|Rapier's 2009 calf kickfeeding|
Our trip started out with excitement as we found Rapier’s 2009 calf kick feeding with high splashes and lots of energy. This whale didn’t appear to be using bubbles, but at one point made one huge single bubble under the water. And after each time it would feed, Rapier’s 09 calf would do a slight spyhop out of the water, so we were able to check out the barnacles on the chin! Great to see this whale feeding well. It endured a serious tailstock injury as a calf, but overtime the injury has healed. There is a however a bit of deformity it the tailstock.
After watching Rapier’s 09 calf for a while, we moved on to the many blows in the short distance, which turned out to be a scattered feeding frenzy of humpbacks!
Our first group consisted of Milkweed, her calf, Pleats, Piano, and Storm. At different points in time – we saw great displays of kick feeding from Piano, Storm, and Pleats – and we also saw great big open mouths from Milkweed and Pleats as they worked together to bubble net feed (see photo). You can see in the photo that Milkweed has a fresh bottom feeding scar on her mouth – we actually saw a few recent bottom feeding scars – makes sense as these whales have been busy feeding all season. But it’s very exciting to see so much open mouth feeding over the last few days!
|Milkweed's calf open-mouth feeding|
Speaking of open mouth feeding – Milkweed’s calf was joining in on the feeding action today! Looks like this calf is starting to wean – we saw it feeding open mouth alongside mom (see photo), and creating some of its own bubble nets right in front of our boat! This calf gave us some great close to boat looks feeding, rolling, and fluking (see photo).
As stated in an earlier blog – we did observe Milkweed’s calf appear to get entangled, and then free itself, in fishing gear yesterday. From what we observed, this whale seems to be gear free today – and we have sent our photos to the Center for Coastal Studies in Provincetown, as we continue to monitor this calf.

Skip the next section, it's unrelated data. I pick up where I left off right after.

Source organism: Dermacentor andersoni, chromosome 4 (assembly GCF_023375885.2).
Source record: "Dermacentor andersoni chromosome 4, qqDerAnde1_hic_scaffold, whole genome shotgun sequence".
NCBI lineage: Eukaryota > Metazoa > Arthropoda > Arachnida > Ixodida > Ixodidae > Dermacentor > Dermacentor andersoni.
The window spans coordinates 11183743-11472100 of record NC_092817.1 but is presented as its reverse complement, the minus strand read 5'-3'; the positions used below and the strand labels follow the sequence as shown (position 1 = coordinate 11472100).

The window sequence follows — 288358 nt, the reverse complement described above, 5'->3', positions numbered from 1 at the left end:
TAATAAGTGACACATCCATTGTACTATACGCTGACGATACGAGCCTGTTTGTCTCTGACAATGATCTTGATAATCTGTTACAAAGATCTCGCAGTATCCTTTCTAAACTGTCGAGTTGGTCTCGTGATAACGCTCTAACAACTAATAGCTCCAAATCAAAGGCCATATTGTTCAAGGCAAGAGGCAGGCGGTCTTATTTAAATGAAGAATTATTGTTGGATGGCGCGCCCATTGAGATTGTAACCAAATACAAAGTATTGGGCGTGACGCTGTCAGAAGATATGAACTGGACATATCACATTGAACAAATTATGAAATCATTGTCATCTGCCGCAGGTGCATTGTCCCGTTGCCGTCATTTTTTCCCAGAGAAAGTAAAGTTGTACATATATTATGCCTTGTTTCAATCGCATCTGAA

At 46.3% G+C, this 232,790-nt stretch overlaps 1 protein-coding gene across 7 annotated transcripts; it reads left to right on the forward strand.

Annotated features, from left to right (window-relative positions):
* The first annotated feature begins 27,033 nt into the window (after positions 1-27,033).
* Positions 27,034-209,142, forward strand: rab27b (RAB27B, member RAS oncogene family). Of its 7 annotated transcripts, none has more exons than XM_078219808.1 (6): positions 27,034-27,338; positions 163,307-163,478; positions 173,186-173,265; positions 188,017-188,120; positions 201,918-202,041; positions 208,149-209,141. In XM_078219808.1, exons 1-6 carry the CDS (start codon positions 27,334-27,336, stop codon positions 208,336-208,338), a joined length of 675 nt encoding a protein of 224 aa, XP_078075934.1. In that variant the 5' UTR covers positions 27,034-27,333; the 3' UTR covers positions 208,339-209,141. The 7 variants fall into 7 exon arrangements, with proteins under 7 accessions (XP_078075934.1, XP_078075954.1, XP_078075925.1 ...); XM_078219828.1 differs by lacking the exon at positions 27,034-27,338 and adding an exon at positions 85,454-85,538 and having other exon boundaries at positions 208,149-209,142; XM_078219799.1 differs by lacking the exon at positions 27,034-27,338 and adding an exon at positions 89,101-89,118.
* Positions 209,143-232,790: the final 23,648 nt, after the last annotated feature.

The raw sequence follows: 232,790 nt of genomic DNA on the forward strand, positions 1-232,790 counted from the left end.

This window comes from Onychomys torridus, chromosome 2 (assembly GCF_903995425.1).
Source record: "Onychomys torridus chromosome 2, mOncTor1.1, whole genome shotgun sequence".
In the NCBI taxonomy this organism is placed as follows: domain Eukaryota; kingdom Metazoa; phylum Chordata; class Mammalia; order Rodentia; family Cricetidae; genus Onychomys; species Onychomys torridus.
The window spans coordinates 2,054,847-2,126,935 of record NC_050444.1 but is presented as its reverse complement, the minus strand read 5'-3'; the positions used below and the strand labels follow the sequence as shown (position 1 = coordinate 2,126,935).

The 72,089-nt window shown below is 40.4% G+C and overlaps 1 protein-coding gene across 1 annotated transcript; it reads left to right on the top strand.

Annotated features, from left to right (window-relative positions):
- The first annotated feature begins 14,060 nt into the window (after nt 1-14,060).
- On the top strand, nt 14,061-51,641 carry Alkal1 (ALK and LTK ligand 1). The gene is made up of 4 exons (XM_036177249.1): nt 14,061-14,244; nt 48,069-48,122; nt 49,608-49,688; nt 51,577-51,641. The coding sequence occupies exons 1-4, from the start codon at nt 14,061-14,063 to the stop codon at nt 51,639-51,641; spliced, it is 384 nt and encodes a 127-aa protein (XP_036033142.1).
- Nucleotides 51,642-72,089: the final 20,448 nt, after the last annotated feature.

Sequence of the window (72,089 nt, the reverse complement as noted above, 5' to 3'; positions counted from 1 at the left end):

|Piano's upsetting propeller scar|
One thing all of the passengers observed today were the very noticeable propeller scars on boat Piano (see photo) and Pleats. These are both relatively young whales (only 5 and 6 years old) with large wounds on their flanks – and actually both of these whales were named because of those scars. A great reminder of the ship/boat strike issue these whales face. As a whale watch company, we always try to watch these animals respectfully and abide by the whale watch guidelines and restrictions. And our larger whale watch boats are actually propeller free! (We are jet propelled.)
|Perseid, Apex and Aswan open mouth feeding|
We moved from this group to find another group of three bubble net feeding – Perseid, Aswan, and Apex. Perseid’s calf wasn’t seen – but with how independent it’s been lately, it doesn’t surprise me! At this time of the year we sometimes see calves wean/separate early from their mothers.
This adult trio was fantastic to watch – all three would come up at the surface with big 90 degree open mouths, from different directions feeding very tight-knit. Each time they would come up in the same pattern – and we got great looks of their feeding (see photo). If you look closely in the photo – you’ll see a small sand lance trying to scurry away in the air!
We also spotted Pitcher doing some kick feeding, and wrapped up our trip with one final look of Rapier’s 2009 calf, who was still kick feeding as well.
Awesome day on the water!
We had another amazing day on the water, seeing all three species of whales in addition to a Mola mola! We passed a cruising fin whale as we approached the bank, but moved on to an area where we found three separate groups of feeding whales!
|Unbelievable looks at whales and their fringe of baleen|
Timberline and another humpback, both kickfeeding, were the first group we spent time with. Next, a group of four whales including Pleats, Octave, Hatchmark and Perseid repeatedly fed with bubble nets. Perseid’s calf and Storm, both solo, were swimming nearby. Our final group was another bubble net feeding group including Milkweed, Aswan and a couple other whales.
|Open-mouth feeding behavior|
Finally, I am happy to report that our entanglement victim from yesterday, Milkweed’s calf, was happy and healthy and apparently gear-free. This young whale displayed some flipper slapping and play kickfeeding but never surfaced with a mouthful of fish like the adults.
Soon enough, however, this young calf, becoming increasingly independent, will separate from his mother as their feeding season comes to an end. Overall, we had another incredible whale watch on Stellwagen Bank!!